Bruce M. Pollock
The book, Agricultural Biotechnology: Issues and Choices Information for decision Makers, from USDA and Land Grant Colleges discusses risk evaluation for the use of legislators concerned with public policy. However, that discussion is entirely theoretical. The 1970 epidemic of Southern Corn Leaf Blight caused by the pleiotropic gene for Cytoplasmic Male Sterility provides material to use in real-world risk evaluation for biotechnology. Approximately 1×1012 corn seeds are planted annually in the US. Assuming a mutation rate of 1×10-6, then 1×106 mutations can be expected annually. The poster will evaluate the importance of this number using assumptions based on fold-increase during seed production. Unfortunately, it is not possible to evaluate the risk of incorporating another pleiotropic gene into commercial crops because insufficient data are available on the frequency of pleiotropy.
Michael E. Compton, D.J. Gray, and G.W. Elmstrom
Tetraploid individuals were identified among plants regenerated from cotyledons of diploid watermelon [Citrullus lanatus (Thunb.) Matsum. & Nakai] cultured in vitro. Tetraploid and diploid plants were distinguished by counting the number of chloroplast per guard cell pair. The mean number of chloroplasts was 19 and 11 for tetraploid and diploid plants, respectively. Self-fertile tetraploids were obtained from the diploid cultivars Mickylee, Jubilee II and Royal Sweet. `Dixielee' and `Minilee' tetraploids failed to set fruit. Progeny obtained from self-fertile tetraploids were crossed with diploid pollinators to produce triploid hybrid seed. All triploid plants produced seedless fruit that was superior or equal to fruit produced by currently available triploid hybrids. This demonstrates that tissue culture can be used to produce high quality tetraploid plants for use in triploid hybrid seed production.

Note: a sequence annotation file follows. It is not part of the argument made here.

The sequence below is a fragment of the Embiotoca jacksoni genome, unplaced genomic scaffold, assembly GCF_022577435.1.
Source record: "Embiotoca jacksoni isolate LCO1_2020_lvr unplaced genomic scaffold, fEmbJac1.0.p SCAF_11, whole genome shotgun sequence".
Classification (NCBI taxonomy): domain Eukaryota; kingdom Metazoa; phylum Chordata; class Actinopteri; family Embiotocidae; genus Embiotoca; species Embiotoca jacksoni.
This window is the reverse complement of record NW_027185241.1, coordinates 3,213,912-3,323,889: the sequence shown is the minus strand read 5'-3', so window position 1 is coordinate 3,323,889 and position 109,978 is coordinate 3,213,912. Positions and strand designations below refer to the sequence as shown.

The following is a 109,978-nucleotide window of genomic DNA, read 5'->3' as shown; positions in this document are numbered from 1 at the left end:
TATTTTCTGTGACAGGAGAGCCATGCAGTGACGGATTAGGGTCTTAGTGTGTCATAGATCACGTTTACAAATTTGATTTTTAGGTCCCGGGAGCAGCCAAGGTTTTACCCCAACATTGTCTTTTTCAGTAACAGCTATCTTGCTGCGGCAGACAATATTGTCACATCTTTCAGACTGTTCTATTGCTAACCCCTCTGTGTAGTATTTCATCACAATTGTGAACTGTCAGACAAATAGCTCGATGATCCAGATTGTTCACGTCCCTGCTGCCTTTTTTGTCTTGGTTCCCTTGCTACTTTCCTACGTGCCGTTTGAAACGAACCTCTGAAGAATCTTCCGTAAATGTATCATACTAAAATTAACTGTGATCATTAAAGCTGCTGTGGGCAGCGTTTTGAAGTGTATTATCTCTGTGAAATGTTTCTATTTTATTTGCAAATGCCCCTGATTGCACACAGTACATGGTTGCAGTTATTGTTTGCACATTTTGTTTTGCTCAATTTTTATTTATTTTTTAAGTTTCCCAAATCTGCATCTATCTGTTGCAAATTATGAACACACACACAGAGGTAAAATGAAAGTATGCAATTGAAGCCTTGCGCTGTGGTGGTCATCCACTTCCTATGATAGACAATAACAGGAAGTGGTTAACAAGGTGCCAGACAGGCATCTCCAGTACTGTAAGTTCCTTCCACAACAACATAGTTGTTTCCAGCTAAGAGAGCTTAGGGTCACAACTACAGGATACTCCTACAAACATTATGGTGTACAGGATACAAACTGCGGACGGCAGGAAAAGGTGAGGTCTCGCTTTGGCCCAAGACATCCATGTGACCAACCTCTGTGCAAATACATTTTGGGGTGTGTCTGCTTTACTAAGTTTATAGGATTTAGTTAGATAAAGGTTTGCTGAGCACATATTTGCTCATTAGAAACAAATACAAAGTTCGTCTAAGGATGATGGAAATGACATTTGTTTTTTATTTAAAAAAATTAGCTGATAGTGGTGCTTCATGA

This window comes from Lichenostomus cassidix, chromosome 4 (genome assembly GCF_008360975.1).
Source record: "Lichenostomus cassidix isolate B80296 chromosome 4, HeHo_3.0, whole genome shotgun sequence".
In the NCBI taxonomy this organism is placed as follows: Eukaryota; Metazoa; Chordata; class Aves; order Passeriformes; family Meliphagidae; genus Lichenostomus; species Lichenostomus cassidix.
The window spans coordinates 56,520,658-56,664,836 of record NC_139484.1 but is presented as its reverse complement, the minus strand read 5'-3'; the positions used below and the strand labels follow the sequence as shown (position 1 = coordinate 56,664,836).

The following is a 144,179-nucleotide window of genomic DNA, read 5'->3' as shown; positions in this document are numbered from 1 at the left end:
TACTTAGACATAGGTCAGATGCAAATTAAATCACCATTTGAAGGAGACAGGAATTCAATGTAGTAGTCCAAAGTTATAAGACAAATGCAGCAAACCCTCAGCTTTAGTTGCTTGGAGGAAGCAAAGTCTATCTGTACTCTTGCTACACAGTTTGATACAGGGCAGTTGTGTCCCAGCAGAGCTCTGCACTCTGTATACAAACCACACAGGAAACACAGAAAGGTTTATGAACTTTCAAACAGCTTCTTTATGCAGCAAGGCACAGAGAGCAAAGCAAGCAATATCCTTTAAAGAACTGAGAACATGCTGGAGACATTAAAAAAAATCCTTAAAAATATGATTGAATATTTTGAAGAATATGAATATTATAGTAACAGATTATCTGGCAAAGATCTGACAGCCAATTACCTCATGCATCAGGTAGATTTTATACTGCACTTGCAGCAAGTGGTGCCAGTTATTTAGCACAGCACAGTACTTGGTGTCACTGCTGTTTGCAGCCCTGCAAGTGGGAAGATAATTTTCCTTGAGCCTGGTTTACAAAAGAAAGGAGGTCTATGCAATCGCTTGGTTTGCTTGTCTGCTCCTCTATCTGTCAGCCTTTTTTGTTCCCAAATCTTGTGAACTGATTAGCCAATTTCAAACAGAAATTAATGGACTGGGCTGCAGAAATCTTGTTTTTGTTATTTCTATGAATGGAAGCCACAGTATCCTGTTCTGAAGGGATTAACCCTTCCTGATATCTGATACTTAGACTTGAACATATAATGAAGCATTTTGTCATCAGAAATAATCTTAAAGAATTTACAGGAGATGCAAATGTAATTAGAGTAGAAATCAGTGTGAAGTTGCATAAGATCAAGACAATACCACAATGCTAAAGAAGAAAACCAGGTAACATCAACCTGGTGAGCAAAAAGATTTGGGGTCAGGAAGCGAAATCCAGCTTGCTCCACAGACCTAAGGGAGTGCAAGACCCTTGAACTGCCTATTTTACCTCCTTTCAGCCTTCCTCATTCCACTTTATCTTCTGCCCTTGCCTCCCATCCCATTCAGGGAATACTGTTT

Jianhua Zhang and Miller B. McDonald
Varietal identification of cyclamen and petunia is important for flower seed production because these crops are marketed as hybrids and genetic purity determinations assure the purity of the seed lot and the success of hybridization. Random amplified polymorphic DNA (RAPD) banding patterns have been shown to be useful in identifying genotypes of various crops. This molecular biology technique was applied to five commercial cyclamen and six petunia hybrids. Using bulk seed/seedling samples, the varieties could be differentiated. However, when individual seeds of the cyclamen hybrid were tested, differing polymorphisms were observed. These variations were attributed to genetic variability in the inbred parents. We conclude that the genetic purity of cyclamen seeds can be improved and that the use of RAPDs can assist breeders of hybrid flowering crops in better monitoring seed quality.
Erik J. Sacks and Dina A. St. Clair